If you’re an avid cyclist, you’re likely to spend nearly as much effort and money on bike security measures, preventing your bike from being stolen as you do on safety or performance equipment.

Unfortunately, bicycles are quite a bit easier to steal than cars. According to the Office for National Statistics (ONS), nearly 300,000 bikes were stolen in 2017 and this figure could even be higher as not everyone bothers to report bike thefts to the police.

More expensive bikes understandably tend to be targeted more often, but other, cheaper bikes are often stolen in order to be vandalised and ridden rather than sold. If the opportunity is there, a bike thief is likely to take it no matter how much the bike is worth.

How can you keep your bike safe? The following bike security measures aren’t guaranteed to keep your pride and joy, or your essential means of transport, out of the clutches of thieves or vandals. However, they are absolutely worth a try, especially if you have an expensive bike.

1. Gold rated bike locks

Gold rated locks, as rated by the independent organisation Sold Secure, are believed to be the hardest for thieves to break. Other less secure locks are graded down at Silver and Bronze. Gold-approved locks aren’t indestructible, but they can be tough enough to put thieves off and make them try elsewhere. The best advice to bear in mind is to buy the best-approved lock that you can afford, a relative of course to the cost of the bike.

Securing your bike and peace of mind are not the only reasons to buy a gold-rated approved lock. The lock you choose can also affect any insurance policy you have for your bike. Although it depends on your policy, some insurers simply won’t payout if you can’t prove you had a lock approved by Sold Secure.

2. Use effective locking practices

According to guidance on cyclist.co.uk and other sources, there are a number of specific things you should be doing when locking up your bike. You don’t necessarily need to do all of them, but each additional step can add extra security to your bike and lower the chances of theft. These include:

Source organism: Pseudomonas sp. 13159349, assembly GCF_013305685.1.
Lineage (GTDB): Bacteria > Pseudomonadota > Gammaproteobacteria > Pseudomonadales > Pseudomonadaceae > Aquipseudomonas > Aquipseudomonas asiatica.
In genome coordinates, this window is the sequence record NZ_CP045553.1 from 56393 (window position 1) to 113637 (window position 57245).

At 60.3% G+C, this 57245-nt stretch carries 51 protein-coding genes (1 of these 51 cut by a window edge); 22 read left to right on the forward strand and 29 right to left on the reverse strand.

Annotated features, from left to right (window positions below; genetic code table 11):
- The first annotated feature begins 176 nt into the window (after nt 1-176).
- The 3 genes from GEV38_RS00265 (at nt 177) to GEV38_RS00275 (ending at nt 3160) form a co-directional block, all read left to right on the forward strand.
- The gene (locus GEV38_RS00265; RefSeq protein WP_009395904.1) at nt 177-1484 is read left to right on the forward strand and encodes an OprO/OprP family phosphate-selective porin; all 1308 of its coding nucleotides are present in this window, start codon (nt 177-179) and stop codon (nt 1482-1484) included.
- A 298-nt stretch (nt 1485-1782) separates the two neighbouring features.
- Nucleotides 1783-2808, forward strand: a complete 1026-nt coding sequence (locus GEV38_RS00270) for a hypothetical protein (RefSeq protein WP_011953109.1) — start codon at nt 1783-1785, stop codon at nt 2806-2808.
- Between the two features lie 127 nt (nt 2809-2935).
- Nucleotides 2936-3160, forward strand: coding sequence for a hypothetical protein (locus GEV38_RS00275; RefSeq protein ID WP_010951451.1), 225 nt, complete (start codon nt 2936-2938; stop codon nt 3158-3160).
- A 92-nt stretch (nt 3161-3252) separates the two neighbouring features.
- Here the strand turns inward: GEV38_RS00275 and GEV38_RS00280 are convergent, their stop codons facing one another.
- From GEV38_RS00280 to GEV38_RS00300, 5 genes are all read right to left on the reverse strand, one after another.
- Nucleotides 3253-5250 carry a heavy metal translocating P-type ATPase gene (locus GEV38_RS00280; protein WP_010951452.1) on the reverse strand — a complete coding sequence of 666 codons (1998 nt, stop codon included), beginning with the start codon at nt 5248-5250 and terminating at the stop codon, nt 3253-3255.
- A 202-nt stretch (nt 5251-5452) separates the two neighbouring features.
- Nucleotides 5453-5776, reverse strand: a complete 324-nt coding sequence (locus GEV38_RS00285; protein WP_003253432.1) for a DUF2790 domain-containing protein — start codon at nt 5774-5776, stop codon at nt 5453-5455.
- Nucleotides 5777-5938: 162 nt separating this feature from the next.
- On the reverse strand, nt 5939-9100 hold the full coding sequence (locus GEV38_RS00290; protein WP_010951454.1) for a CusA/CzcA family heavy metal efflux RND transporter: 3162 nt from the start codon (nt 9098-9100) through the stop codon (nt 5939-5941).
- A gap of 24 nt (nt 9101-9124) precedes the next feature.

• Locking your bike to something that can’t be moved – this means something secure, that no discreet tools can lift or shift. Avoid mesh fences that can be cut, scaffolding poles where the joints can be easily separated and wall panels that a simple screwdriver can remove.  
  • Avoiding isolated, poorly lit spots – ideally, where lots of people pass by at most times of the day
  • Using two different locks – with this one, you’re foiling a potential thief, who would need two different sets of tools in order to bust your bike free.
  • Lock both wheels and the frame to a secure object - ensuring there is no part of the lock hanging loosely between your bike and the object. This would allow the thief more wiggle room to access and break the lock.
  • Don’t leave any accessories out. These can catch the eye of a bike thief, drawing attention to your bike. If it’s possible to do so, pop all removable accessories in a bag and take them with you.

3. Make use of CCTV and personal security cameras

When locking your bike up in public, it’s a smart choice to pick a spot that has obvious CCTV. This can be a deterrent to potential thieves, and it may also be able to provide you with video evidence of the crime and the perpetrator if your bike is stolen. CCTV is not a substitute for good locking practices though, and some thieves even target CCTV areas with their faces hidden because they feel it’s where people tend to let their guard down when it comes to locking their bike up properly.

When locking your bike up at home, it’s usually best to bring it inside. If you have no option but to lock it outside, for example in your backyard, make sure you invest in a good CCTV security camera. This should be installed above the yard on a wall of the house, pointing down at the bike and if possible, taking in any entry points such as back gates. Night vision and motion-activated recording are very handy features to have in this kind of surveillance camera, as night-time is when your bike is most likely to be targeted by thieves.

4. Use a GPS tracker

Just like you may use a helmet camera to improve safety on the roads, you can utilise another type of technology to keep your bike safe. Many cyclists are now using GPS trackers to protect their bicycles. Many of these are designed for car tracking but are so small that they can also be discreetly placed somewhere on your bike. For example, in a saddlebag, under the seat or on the frame hidden underneath a water bottle or attached to the pump.

An experienced bike thief may spot a GPS bike tracker right away, but many won’t. If your bike goes missing, you can instantly check in on its location with one of these handy gadgets. You can see its location in real-time using an app or through email or SMS notifications sent to your phone. In an emergency, a tracker might be the only thing that gives you a clue to your stolen bike’s location, even if the device has been discarded mid-way through moving the bike to a new location.   

5. Register your bike

Last but not least, it's a good idea to register your bike somewhere like bikeregister.com (one of the leading bike registration sites for UK bikes, and it’s free to use) just in case it is stolen. Bike security measures like these are used by all UK police forces and provide access to a  registration database when a bike goes missing or suddenly turns up. It enables your bike to be identified quickly, and it can even act as a deterrent to would-be thieves.